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Indigenous knowledges as a way to disrupt norms in physical education teacher education
School of Education and Professional Studies, Griffith University, Gold Coast, Australia.
Örebro University, School of Health Sciences. (SMED)ORCID iD: 0000-0001-8748-8843
Oodgeroo Unit, Chancellery, Queensland University of Technology, Brisbane, Australia.
2017 (English)In: Asia-Pacific Journal of Health, Sport and Physical Education, ISSN 1837-7122, E-ISSN 1837-7130, Vol. 8, no 2, p. 115-131Article in journal (Refereed) Published
Abstract [en]

The maintenance and reproduction of prevailing hegemonic norms have been well explored in physical education teacher education (PETE). A related problem has been the exclusion of Indigenous knowledges around health and physical education (HPE) in students’ experiences of HPE and PETE. The danger is that certain ways of being and becoming a PE teacher, other than the sporty, fit, healthy (and white) teacher, are excluded, positioning other preservice teachers’ experiences, knowledges and ways to teach as deficient. In this paper, we discuss findings from an investigation (Australian Office for Learning and Teaching CG10-1718) into the HPE practicum experiences of Indigenous Australian preservice teachers, illustrating the resources they bring to Australian HPE and PETE through the lens of John’s Dewey’s notion of growth and Todd’s [(2014). Between body and spirit: The liminality of pedagogical relationships. Journal of Philosophy of Education48(2), 231–245] ideas of liminality of pedagogical relations. This enables us to discuss Indigenous preservice teachers’ capacity in disrupting norms in HPE and fostering the liminality of the pedagogical relations in PETE.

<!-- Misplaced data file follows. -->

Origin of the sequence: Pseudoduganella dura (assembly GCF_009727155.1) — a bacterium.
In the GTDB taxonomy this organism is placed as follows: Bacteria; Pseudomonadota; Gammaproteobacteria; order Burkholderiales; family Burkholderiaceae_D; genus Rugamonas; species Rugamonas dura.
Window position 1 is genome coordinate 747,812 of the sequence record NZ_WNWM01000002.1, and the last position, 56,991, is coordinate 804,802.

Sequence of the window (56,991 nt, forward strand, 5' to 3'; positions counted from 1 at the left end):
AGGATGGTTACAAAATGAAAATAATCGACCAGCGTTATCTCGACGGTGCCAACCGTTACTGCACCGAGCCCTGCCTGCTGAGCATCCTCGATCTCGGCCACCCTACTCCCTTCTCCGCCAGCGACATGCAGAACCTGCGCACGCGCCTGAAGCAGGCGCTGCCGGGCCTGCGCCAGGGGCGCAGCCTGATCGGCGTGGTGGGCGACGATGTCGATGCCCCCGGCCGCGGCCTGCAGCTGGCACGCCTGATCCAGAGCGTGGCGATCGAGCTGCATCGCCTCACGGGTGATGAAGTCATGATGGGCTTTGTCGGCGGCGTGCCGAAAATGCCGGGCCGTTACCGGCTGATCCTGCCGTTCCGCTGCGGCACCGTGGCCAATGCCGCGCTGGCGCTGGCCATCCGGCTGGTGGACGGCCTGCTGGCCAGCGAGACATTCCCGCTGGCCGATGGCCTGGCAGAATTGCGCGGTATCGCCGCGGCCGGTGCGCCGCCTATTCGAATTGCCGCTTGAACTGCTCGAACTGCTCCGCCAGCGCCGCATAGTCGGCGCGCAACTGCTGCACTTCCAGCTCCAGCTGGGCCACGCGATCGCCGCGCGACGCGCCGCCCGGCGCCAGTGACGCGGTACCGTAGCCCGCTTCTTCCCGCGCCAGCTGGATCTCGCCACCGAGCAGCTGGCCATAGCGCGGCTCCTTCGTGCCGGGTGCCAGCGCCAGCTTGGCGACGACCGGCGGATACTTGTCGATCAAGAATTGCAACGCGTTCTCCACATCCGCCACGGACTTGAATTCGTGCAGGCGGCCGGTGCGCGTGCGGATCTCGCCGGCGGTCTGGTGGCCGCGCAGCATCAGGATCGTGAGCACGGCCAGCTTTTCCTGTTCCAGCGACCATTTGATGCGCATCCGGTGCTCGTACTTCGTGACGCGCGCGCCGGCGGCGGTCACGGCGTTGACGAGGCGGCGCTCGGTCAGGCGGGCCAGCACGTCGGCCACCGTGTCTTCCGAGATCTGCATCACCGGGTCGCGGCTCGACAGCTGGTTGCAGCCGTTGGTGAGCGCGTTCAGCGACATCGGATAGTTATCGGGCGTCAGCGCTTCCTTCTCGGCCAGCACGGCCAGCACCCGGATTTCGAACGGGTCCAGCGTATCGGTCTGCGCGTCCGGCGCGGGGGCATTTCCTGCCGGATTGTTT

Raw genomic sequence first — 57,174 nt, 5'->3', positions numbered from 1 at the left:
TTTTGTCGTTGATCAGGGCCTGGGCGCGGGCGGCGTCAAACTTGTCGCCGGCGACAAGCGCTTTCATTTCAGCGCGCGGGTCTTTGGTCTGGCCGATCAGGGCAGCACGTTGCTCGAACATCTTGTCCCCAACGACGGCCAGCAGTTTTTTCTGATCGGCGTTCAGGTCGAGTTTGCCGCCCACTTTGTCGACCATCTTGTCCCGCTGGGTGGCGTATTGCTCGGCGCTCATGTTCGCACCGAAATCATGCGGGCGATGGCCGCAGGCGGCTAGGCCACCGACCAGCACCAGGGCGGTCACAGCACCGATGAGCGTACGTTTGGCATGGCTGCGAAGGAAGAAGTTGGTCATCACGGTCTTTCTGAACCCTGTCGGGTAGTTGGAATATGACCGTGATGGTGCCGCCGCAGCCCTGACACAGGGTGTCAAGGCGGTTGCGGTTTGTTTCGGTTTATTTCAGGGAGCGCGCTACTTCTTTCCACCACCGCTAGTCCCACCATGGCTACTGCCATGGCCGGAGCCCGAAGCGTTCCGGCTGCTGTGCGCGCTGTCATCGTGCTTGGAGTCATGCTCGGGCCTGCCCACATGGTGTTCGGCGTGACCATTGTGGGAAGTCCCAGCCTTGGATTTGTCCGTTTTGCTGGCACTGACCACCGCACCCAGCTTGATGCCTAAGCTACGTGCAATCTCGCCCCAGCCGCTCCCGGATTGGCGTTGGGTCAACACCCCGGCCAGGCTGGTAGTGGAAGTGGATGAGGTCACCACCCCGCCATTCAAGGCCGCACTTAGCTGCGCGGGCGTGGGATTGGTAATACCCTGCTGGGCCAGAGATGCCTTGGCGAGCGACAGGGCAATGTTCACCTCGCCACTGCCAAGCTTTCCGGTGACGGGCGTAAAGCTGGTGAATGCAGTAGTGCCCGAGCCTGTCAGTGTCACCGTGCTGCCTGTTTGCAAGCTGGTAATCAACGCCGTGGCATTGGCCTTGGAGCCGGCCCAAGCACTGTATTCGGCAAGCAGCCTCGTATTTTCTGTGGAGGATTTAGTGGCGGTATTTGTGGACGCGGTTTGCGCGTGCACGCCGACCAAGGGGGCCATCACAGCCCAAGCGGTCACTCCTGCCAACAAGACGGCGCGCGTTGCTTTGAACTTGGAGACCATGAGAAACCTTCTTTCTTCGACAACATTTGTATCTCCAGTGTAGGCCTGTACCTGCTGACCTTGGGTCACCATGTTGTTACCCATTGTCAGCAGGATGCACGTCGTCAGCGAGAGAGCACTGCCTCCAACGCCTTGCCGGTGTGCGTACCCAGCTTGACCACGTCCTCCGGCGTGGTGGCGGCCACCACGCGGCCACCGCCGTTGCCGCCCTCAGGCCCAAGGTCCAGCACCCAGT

Place, publisher, year, edition, pages
UK: Routledge, 2017. Vol. 8, no 2, p. 115-131
Keywords [en]
Indigenous knowledges, physical education, health and physical education (HPE), curriculum, pedagogy, norms, Dewey, physical education teacher education (PETE)
National Category
Educational Sciences
Research subject
Sports Science
Identifiers
URN: urn:nbn:se:oru:diva-61958DOI: 10.1080/18377122.2017.1315950Scopus ID: 2-s2.0-85017685642OAI: oai:DiVA.org:oru-61958DiVA, id: diva2:1152793
Available from: 2017-10-26 Created: 2017-10-26 Last updated: 2017-10-30Bibliographically approved

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Quennerstedt, Mikael

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